Baroque tenor recorder after P. Bressan, with 2 silver keys, A:415 Hz
Peter Bressan (or Pierre Jaillard, 1685-1731) moved from Bourg en Bresse, France, to London, where he became one of the leading woodwind instrument makers at the time. He is regarded as the founder of the English style of recorder making, that was continued by the Stanesby’s, Bradbury and Schuchart. There are quite a lot of instruments left of him, most of them made with ivory fittings.
My Tenor is based on Bressan’s tenor from the collection in the Rijksmuseum in Amsterdam. This is an instrument made of stained boxwood with three (not the usual four) ivory rings, the top of the head joint is in wood. It has one key but in order to be able to play a c# I’ve made this a two-keyed construction. The bore I left unchanged but the foot joint needed to be shortened drastically other wise the bottom C would be more as low as a B.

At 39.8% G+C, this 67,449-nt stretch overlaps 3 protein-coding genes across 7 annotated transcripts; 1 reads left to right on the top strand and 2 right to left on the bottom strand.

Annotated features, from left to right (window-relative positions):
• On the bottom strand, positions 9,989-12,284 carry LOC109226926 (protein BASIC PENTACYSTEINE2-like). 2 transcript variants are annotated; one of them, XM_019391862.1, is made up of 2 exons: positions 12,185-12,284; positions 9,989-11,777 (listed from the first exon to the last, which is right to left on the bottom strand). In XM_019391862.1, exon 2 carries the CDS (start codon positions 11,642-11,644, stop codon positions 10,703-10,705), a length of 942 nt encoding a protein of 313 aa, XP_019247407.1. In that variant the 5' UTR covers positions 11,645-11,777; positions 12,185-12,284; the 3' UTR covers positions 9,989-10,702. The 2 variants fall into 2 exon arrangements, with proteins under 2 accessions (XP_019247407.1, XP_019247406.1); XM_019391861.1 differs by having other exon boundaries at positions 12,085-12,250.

The tenor recorder isn’t only an ensemble instrument. It can be used solo as well, actually it was also used to play music that was originally for the violin, oboe and traverso, plus there are some original compositions for the tenor. Sometimes playing traverso literature, especially music with a lot of flats, works better on the tenor than on the voice flute. Examples of other very suitable music for the tenor are the suites by Gautier de Marseille, suites by M. Locke and quintets by Mancinelli.